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Local special education advocate speaks to Trussville City BOE about school inclusion

By David Lazenby


TRUSSVILLE — A local special education advocate on Monday reminded the Trussville City Schools Board of Education that Dec. 4-8 is the 17th Annual Inclusive Schools Week.

Corrie Merchant, a member of the state’s Special Education Advisory Panel, speaks on Monday to the Trussville City Schools Board of Education.

Corrie Merchant, whose son is a 2nd grade student at Paine Elementary School, presented to the school board during its monthly meeting a sample proclamation that she plans to also present to the Trussville City Council in an effort to have local officials to recognize the occasion commemorated nationwide each year.

Merchant on Monday represented The Disability Advocates for Alabama’s Public Schools, which presented the same proclamation to the Alabama Board of Education last week prior to its monthly meeting. Merchant said the state board is expected to reply to the organization at its monthly meeting in November.

Merchant said members of the group also met with interim State Board of Education Superintendent Ed Richardson recently to discuss several special education services across the state, including accountability, inclusive practices and teacher professional development.

The concerned parent pointed out on Monday that inclusive education is not only about students with learning disabilities.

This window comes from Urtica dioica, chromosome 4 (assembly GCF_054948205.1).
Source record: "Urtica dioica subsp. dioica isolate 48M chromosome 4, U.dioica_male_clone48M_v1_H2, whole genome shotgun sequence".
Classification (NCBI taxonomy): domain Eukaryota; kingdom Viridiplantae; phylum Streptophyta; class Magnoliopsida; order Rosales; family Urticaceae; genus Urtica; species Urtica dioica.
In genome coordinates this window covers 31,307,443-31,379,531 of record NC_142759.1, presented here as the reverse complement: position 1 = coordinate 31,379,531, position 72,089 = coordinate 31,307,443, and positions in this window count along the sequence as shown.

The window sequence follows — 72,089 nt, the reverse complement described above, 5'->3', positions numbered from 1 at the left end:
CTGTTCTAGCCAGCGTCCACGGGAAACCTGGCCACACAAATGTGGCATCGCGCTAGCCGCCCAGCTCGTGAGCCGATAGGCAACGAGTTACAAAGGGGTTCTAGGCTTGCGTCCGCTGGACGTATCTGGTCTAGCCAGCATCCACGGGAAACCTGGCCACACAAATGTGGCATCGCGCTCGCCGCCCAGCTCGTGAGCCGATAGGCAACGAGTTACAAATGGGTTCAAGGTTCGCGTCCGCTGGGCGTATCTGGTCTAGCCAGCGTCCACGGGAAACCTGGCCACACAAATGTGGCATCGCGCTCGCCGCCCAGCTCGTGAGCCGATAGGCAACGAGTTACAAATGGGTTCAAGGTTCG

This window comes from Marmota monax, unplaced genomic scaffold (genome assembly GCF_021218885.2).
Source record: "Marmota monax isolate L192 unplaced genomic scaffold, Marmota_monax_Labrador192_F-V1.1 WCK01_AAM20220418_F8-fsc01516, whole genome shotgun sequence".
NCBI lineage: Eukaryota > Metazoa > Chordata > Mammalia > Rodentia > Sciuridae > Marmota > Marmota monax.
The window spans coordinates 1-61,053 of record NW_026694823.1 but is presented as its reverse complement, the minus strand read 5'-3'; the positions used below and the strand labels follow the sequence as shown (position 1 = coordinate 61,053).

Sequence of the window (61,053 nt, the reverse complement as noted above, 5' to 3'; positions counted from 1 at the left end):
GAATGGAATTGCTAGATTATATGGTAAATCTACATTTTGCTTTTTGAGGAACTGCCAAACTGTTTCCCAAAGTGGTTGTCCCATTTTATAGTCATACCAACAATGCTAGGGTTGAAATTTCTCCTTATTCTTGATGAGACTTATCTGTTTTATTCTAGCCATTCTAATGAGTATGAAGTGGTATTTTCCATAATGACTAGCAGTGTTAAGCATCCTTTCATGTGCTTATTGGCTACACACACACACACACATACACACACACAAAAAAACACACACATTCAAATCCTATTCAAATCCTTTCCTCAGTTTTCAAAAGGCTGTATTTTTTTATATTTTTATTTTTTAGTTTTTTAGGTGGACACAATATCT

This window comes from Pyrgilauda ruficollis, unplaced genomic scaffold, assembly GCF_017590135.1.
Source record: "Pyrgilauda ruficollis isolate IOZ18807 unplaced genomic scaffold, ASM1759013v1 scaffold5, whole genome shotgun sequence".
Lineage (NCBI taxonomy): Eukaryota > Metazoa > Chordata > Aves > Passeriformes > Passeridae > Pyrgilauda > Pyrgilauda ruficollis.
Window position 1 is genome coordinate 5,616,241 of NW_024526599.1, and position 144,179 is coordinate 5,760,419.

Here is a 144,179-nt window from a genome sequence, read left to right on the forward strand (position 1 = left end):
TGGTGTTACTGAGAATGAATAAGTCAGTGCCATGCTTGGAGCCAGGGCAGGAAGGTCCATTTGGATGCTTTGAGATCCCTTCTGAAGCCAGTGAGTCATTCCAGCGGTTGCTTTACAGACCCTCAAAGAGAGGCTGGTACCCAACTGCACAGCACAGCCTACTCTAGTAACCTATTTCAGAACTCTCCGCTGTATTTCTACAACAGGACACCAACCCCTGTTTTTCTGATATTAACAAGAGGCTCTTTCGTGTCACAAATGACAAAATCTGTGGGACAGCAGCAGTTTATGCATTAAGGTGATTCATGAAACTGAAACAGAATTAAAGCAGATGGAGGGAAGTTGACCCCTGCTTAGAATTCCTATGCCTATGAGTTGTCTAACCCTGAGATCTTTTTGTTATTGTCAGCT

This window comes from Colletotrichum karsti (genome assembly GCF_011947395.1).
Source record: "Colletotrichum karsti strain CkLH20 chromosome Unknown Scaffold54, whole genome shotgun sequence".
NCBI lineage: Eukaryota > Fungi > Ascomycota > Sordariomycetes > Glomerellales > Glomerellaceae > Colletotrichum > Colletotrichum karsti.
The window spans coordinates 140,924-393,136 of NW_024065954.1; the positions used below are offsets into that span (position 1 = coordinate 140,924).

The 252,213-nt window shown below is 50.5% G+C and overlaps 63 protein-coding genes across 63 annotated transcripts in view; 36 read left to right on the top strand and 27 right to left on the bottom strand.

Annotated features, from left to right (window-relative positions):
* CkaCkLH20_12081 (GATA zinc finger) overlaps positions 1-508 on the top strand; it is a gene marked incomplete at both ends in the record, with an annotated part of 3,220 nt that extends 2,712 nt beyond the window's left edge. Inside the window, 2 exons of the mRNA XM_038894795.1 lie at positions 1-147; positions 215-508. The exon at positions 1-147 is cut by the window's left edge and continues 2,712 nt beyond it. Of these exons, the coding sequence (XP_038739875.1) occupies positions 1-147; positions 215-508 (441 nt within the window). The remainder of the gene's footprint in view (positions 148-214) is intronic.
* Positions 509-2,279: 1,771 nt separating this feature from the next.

“We’re talking about anyone not being marginalized due to their current situation or past situation,” she said. “Inclusive Schools Week incorporates a lot of different subsets.”

School board president Sid McNeal said he is interested in seeing TCS officials join the city council to make a joint proclamation in regard to  Inclusive Schools Week.

McNeal asked Merchant if inclusion was a component of what DAAPS sought when members spoke to state education officials recently about special education.

“Really, from an advocate’s standpoint for special education, our real slant about The ESSA (The Every Student Succeeds Act) was more about accountability and ensuring that the state report card and every individual school’s report card adequately reflected that if you had a failing subgroup, you should not have a school system that receives an A on their report card,” Merchant said.

ESSA is a U.S. law passed in 2015 that governs the United States  public education policy. The law replaced its predecessor, the No Child Left Behind Act. It modified some provisions relating to the periodic standardized tests given to students.

Merchant was appointed in July by the State Superintendent of Education to the Special Education Advisory Panel.

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